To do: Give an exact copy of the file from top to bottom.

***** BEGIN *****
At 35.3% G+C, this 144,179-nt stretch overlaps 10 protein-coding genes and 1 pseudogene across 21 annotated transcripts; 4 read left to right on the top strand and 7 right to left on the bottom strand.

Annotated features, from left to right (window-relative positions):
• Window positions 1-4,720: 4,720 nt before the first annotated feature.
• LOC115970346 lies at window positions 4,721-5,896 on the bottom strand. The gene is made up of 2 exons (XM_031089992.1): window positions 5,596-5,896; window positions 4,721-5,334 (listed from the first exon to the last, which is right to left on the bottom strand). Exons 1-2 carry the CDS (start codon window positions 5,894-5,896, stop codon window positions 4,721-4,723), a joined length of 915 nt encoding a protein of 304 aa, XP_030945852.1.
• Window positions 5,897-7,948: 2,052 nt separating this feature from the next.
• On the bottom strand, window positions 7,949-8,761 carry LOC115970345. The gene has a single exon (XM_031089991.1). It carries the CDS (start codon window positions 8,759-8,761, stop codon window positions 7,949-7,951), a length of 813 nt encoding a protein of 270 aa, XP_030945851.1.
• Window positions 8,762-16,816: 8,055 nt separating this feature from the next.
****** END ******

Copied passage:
At 35.3% G+C, this 144,179-nt stretch overlaps 10 protein-coding genes and 1 pseudogene across 21 annotated transcripts; 4 read left to right on the top strand and 7 right to left on the bottom strand.

Annotated features, from left to right (window-relative positions):
• Window positions 1-4,720: 4,720 nt before the first annotated feature.
• LOC115970346 lies at window positions 4,721-5,896 on the bottom strand. The gene is made up of 2 exons (XM_031089992.1): window positions 5,596-5,896; window positions 4,721-5,334 (listed from the first exon to the last, which is right to left on the bottom strand). Exons 1-2 carry the CDS (start codon window positions 5,894-5,896, stop codon window positions 4,721-4,723), a joined length of 915 nt encoding a protein of 304 aa, XP_030945852.1.
• Window positions 5,897-7,948: 2,052 nt separating this feature from the next.
• On the bottom strand, window positions 7,949-8,761 carry LOC115970345. The gene has a single exon (XM_031089991.1). It carries the CDS (start codon window positions 8,759-8,761, stop codon window positions 7,949-7,951), a length of 813 nt encoding a protein of 270 aa, XP_030945851.1.
• Window positions 8,762-16,816: 8,055 nt separating this feature from the next.